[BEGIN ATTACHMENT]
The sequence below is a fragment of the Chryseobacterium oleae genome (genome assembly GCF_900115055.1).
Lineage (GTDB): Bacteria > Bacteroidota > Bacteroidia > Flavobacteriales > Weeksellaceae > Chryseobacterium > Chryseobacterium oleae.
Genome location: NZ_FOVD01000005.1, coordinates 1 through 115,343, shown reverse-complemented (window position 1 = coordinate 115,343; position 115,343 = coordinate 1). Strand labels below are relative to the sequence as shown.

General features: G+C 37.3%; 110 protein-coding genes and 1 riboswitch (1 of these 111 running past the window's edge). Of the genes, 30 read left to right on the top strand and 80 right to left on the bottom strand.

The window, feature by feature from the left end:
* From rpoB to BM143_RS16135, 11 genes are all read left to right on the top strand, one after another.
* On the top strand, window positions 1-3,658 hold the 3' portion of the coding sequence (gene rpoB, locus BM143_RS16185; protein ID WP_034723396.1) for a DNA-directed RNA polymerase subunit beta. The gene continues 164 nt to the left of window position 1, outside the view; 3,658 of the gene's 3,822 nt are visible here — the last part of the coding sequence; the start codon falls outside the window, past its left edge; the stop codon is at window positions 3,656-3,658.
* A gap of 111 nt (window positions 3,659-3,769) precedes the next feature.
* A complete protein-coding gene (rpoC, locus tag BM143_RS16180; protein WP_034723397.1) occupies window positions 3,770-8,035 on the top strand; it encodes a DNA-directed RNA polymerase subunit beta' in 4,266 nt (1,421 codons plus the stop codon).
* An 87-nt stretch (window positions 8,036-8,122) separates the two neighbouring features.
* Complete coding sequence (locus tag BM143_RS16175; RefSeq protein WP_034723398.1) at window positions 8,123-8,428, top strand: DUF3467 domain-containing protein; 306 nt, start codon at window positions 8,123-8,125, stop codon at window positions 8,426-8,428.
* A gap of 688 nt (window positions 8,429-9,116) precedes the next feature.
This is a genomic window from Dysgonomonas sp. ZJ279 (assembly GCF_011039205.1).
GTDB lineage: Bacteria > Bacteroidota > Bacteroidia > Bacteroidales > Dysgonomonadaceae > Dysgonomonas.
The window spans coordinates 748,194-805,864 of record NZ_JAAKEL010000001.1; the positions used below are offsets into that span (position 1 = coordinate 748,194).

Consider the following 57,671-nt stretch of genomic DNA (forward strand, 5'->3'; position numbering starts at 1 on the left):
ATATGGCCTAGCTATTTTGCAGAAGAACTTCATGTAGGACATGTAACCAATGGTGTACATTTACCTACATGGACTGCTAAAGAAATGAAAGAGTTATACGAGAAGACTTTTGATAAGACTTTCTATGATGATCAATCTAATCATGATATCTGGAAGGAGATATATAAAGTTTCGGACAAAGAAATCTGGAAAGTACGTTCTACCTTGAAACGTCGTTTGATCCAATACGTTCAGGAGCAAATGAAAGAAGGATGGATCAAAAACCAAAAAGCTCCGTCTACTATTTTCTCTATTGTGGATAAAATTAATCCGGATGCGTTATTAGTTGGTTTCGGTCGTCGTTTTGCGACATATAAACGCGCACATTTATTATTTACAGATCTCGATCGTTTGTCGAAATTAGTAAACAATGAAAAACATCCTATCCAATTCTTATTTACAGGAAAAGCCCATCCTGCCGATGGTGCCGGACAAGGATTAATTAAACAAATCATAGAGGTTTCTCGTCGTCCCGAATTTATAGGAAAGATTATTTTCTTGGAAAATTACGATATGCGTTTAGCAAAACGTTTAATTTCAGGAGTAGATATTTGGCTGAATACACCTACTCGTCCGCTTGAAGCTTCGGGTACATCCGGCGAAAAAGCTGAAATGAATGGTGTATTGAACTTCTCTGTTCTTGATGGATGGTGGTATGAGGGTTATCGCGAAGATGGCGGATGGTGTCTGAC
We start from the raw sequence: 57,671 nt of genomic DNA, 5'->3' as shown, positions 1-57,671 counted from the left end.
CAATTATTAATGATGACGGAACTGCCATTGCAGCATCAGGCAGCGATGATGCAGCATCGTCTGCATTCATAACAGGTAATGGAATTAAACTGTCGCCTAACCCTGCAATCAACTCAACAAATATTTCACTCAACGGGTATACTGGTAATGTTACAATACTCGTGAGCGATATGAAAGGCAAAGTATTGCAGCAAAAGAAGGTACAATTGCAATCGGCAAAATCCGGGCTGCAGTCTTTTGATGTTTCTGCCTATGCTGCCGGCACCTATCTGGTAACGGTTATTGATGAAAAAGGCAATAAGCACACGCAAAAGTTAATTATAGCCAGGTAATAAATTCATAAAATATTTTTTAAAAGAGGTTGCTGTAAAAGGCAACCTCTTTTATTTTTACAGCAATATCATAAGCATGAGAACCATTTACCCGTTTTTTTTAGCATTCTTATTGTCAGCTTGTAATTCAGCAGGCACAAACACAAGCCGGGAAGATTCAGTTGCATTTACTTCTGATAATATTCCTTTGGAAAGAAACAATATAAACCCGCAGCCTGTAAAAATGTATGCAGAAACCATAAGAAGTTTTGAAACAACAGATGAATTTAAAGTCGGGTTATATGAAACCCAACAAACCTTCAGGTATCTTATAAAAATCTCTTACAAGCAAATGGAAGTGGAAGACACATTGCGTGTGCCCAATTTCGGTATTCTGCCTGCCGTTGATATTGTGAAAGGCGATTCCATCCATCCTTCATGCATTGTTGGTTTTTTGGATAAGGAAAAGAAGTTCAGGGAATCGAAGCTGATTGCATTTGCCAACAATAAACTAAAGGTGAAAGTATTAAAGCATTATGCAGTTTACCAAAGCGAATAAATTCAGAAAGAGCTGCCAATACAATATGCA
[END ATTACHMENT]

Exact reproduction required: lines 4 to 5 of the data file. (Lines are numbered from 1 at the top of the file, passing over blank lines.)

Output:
General features: G+C 37.3%; 110 protein-coding genes and 1 riboswitch (1 of these 111 running past the window's edge). Of the genes, 30 read left to right on the top strand and 80 right to left on the bottom strand.

The window, feature by feature from the left end: